Again and again, 71-year-old Marjorie Brasier walked on the treadmill using an instrumented prosthetic leg, and again and again she tripped or slipped. Sometimes she recovered on her own and kept walking, while at other times the harness she wore was all that kept her from tumbling to the floor.
Brasier's trips and slips occurred by design as part of a University of Rhode Island research study that seeks to improve the safety of prosthetic legs by developing a reliable and responsive stumble detection system.
One of six clients of Nunnery Orthotic & Prosthetic Technologies to participate in the study, Brasier was hooked up to dozens of electrodes, wore shoes containing 99 pressure sensors, and 40 light-reflective markers on her body were tracked by eight cameras surrounding the room to collect the data necessary for the research.
"When we become unbalanced, our neural system reacts quickly and sends a signal to help us recover," said He (Helen) Huang, assistant professor of biomedical engineering at URI. "Our challenge is to see if we can detect these neural reactions fast enough to activate a mechanism in a patient's prosthetic leg to stabilize them before they fall."
During the experimental phase of the study, Huang is collecting data from able-bodied individuals and those using prosthetic legs to determine what kind of physiological signals can be detected for use in developing a stumble detection system. Once she has analyzed the data, she hopes to develop an algorithm that can be used in computer-controlled artificial limbs to provide active stumble recovery.
"If we can detect the stumble reaction fast enough, then there may be time to react to it," said Huang, who is collaborating on the project with Brown University Assistant Professor Susan D'Andrea. "Hopefully we can develop a system that can mimic the normal human reaction to stumbling."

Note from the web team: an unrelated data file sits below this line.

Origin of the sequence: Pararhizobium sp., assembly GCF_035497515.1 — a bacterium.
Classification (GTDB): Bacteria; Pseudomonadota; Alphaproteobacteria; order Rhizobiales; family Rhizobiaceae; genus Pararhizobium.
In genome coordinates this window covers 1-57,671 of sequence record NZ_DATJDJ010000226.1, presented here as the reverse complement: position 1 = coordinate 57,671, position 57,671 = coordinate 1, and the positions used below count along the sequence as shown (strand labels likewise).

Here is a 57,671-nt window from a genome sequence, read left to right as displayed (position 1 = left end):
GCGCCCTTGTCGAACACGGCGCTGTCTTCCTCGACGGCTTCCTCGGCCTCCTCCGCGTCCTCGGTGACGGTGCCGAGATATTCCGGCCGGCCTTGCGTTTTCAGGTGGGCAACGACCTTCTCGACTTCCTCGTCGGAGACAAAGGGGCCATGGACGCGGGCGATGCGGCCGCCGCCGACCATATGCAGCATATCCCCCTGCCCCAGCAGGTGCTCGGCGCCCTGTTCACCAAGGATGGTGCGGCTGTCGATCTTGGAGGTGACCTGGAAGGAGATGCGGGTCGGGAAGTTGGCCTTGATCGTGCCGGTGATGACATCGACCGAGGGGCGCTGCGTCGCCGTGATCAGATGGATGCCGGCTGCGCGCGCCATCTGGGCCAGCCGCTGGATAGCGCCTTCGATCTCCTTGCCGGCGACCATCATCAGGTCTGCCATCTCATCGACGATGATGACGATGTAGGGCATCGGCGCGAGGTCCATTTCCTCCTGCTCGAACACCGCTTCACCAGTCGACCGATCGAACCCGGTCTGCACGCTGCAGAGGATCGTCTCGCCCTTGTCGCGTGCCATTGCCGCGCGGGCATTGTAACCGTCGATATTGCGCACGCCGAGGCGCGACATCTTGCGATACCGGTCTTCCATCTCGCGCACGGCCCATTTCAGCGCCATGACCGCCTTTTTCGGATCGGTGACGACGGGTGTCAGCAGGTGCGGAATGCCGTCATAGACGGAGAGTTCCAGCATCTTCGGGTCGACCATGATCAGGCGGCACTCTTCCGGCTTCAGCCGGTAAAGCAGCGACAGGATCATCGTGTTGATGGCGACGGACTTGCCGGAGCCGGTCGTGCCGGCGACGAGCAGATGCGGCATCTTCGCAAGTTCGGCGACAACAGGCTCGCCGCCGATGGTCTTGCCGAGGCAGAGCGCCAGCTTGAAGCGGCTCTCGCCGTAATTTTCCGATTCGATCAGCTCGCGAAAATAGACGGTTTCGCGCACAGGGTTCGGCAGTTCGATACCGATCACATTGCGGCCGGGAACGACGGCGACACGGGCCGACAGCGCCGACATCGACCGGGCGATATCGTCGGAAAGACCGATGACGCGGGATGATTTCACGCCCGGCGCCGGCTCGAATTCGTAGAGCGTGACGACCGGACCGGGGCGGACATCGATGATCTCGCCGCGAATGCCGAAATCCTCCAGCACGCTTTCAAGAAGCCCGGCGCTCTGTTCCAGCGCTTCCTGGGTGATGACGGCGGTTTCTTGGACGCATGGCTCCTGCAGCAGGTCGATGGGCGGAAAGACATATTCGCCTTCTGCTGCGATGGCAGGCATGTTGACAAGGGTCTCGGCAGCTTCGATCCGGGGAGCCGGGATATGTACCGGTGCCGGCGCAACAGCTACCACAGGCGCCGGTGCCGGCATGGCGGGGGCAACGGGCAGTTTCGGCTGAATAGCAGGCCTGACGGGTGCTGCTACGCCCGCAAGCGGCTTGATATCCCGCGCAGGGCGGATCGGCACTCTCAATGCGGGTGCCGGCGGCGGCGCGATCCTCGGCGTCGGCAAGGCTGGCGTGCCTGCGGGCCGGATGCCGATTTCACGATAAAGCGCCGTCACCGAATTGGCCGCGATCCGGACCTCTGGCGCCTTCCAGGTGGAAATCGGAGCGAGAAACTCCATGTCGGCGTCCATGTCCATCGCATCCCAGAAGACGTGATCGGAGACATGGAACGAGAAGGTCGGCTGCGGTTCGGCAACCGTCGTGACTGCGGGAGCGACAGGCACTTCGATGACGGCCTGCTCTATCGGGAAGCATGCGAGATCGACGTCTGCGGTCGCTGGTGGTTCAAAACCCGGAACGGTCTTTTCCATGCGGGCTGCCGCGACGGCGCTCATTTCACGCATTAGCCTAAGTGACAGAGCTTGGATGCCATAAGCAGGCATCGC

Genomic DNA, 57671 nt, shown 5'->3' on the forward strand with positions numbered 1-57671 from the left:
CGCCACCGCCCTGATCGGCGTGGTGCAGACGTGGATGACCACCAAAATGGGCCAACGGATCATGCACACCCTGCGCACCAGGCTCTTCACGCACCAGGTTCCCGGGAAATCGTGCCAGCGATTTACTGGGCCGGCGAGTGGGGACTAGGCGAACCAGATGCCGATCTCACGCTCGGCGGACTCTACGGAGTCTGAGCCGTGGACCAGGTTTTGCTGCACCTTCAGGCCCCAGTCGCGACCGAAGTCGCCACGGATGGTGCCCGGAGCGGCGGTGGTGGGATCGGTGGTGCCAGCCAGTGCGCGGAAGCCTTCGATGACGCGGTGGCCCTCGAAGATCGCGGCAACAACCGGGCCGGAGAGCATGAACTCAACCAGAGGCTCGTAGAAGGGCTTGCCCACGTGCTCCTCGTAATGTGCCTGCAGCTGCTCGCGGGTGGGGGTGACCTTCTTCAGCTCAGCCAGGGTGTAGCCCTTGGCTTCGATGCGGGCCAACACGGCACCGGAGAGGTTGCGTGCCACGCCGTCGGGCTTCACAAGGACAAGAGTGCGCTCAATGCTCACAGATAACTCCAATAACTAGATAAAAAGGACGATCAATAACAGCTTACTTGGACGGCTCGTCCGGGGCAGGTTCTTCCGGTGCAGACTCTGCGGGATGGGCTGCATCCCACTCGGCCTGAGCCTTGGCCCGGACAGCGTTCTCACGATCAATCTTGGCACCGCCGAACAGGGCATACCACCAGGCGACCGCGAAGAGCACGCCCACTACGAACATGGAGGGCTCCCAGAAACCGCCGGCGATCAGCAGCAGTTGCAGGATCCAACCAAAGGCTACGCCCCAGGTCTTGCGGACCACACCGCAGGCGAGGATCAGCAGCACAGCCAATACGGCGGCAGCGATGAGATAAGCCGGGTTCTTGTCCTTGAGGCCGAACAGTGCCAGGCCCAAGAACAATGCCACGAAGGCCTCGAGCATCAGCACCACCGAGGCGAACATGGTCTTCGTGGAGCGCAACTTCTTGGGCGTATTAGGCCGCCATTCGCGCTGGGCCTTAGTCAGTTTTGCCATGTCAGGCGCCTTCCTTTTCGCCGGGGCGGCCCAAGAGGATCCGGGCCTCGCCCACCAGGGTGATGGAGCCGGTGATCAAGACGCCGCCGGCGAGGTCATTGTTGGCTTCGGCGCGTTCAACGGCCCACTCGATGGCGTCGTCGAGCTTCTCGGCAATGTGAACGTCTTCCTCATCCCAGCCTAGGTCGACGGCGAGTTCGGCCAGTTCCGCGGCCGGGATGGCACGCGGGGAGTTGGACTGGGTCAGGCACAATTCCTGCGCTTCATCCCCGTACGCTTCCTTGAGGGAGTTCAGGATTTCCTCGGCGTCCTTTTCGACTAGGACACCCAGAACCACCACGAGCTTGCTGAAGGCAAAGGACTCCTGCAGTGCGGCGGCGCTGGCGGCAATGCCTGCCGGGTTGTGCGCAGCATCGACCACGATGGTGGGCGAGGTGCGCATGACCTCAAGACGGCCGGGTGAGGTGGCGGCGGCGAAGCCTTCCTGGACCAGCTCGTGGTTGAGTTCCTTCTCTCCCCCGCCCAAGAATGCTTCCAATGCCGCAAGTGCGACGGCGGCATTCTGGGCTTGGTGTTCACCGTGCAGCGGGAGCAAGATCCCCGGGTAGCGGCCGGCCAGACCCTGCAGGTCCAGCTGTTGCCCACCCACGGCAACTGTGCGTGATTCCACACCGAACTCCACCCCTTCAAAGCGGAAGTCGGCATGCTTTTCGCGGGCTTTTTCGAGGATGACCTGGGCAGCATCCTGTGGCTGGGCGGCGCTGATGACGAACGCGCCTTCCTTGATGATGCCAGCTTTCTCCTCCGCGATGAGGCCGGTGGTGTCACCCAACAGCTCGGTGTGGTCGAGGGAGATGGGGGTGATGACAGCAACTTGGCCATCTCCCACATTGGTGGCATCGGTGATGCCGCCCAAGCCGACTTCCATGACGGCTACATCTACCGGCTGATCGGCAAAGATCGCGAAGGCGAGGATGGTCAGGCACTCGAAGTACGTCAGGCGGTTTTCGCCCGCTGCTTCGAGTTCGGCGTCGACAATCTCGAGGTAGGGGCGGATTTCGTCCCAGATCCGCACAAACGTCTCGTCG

According to the URI researcher, the population of lower-limb amputees in the United States is large and growing, especially so during this time of war, and she believes that the design of a high performing prosthetic leg is critical to reducing the burden of this disability.
"We need to give a lot of credit to the patients involved in this study as they are allowing us the opportunity to collect unprecedented data related to stumble and recovery reactions in amputees," said Michael Nunnery, owner of Nunnery Orthotic and Prosthetic Technologies, Inc., another partner in the research project. "We hope to utilize this data to have an innovative impact on the future of above knee amputee prosthetics needs. "
Brasier lost her leg when a teenage drunk driver struck her car in Florida in 2001, an accident that took the life of her husband. Despite the long day of testing on the treadmill in late August, she was upbeat about participating in the study.
"I didn't really know what I was getting myself into," said the retired schoolteacher from Warwick, "but I'm always game for adventure. And if I can help veterans in any way, I'm glad to do it. It's an honor."
Added Huang: "All of the patients we've tested have been happy to participate because they know that it might help themselves later."
The project was funded in part by the Rhode Island Science and Technology Advisory Council, which believes that a successful prototype could quickly lead to a commercially available component that will enhance the safety of prosthetic limbs.
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